KB: The investment thesis on uranium really stems first from the fact that I'm a believer in peak oil. The major oil discoveries were made in the 1960s and 1970s, and the world's major oil fields on most continents have already peaked in terms of production. Now, the discoveries are getting smaller and those that get headlines from time to time are really irrelevant compared to the scale of global consumption. We still get something like 50% of our energy from oil. That statistic—and the fact that the U.S. is a massive importer of oil and runs a substantial trade deficit—has led me to the view that energy prices in the U.S. will go up dramatically. Also, in looking at the cost of coal production, we don't properly account for the environmental costs. I don't think we've begun to come close to accounting for greenhouse gases or general pollution.
So, I think nuclear fuel and nuclear power will grow out of necessity. There's really no other choice than to see significantly higher uranium prices to spur production to meet what I believe is going to be burgeoning demand. In the U.S. in particular, where 90% of uranium is imported, I believe that it'll become an issue of national security that the government will get behind; it'll advocate increasing production in order to protect our energy security.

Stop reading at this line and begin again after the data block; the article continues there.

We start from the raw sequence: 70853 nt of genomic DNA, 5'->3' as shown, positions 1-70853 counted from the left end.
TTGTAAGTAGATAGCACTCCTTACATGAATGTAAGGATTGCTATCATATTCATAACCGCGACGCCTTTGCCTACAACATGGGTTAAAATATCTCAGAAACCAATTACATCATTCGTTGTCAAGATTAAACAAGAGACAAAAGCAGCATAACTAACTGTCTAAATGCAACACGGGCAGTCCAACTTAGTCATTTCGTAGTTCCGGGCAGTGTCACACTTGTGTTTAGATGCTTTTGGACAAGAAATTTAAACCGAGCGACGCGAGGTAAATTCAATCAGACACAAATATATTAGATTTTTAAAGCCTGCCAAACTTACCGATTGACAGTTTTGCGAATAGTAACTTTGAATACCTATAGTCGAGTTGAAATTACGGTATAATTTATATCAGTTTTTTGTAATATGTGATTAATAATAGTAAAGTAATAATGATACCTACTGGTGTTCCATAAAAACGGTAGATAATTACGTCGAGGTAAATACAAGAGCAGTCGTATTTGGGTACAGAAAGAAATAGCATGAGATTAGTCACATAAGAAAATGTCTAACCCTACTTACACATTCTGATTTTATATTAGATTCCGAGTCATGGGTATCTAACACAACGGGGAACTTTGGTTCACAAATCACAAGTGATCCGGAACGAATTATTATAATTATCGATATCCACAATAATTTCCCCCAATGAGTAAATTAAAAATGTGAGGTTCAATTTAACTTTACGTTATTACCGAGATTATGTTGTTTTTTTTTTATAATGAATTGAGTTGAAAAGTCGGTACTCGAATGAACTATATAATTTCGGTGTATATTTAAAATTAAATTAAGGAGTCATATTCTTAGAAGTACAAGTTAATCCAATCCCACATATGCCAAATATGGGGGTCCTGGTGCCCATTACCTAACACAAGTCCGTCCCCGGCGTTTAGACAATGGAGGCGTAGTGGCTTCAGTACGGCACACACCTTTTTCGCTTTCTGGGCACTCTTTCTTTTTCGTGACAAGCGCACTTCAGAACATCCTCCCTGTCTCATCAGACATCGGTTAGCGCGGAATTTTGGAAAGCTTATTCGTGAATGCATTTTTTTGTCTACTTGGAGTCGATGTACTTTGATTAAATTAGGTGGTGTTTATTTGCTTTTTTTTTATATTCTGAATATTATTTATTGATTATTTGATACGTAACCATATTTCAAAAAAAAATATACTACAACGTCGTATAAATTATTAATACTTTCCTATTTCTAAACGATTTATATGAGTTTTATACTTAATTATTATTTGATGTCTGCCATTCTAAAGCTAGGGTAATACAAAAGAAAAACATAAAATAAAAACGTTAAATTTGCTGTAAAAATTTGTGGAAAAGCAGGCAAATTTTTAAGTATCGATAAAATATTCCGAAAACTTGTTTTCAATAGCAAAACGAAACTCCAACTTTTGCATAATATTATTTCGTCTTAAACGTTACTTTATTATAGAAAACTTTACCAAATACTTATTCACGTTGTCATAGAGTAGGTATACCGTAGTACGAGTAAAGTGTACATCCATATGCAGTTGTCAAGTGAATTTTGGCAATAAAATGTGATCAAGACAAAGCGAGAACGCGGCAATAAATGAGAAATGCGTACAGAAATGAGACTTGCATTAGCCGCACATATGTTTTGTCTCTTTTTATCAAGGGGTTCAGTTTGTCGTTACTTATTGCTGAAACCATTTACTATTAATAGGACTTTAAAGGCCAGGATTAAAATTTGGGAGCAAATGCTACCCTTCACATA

TER: How are you playing uranium?
KB: We own approximately 20% of the Coles Hill uranium project in Virginia mostly through a private company, of which Virginia Energy Resources Inc. (TSX.V:VAE) owns roughly 30%.
TER: The stock is up more than 300% over the past six months. Back in mid-October, the company announced an NI 43-101 preliminary assessment that stated the net present value (NPV) of the Coles Hill uranium project was more than $400M. Do you see more upside to this stock?
KB: Well, if you look back on that study, you'll see that with higher-priced uranium, the NPV rises dramatically. That's what we've seen recently, as the price of uranium has moved up. And I think you need to see uranium in the $75/lb. area on a sustained basis to encourage supply. Then I think the NPV will be in the $600 million area. But I don't think that study really optimizes uranium's value because, if you were to increase production rates, you would potentially get a higher NPV; and I think that ultimately is what should happen. The reason it's still trading at such a discount to that NPV is purely due to the lack of a uranium mining law in the state of Virginia. We're hopeful that, eventually, it will be resolved in a positive way so the project can go forward.
TER: Sticking with your peak-oil view, you mentioned Orion Oil & Gas a moment ago. Tell me about that.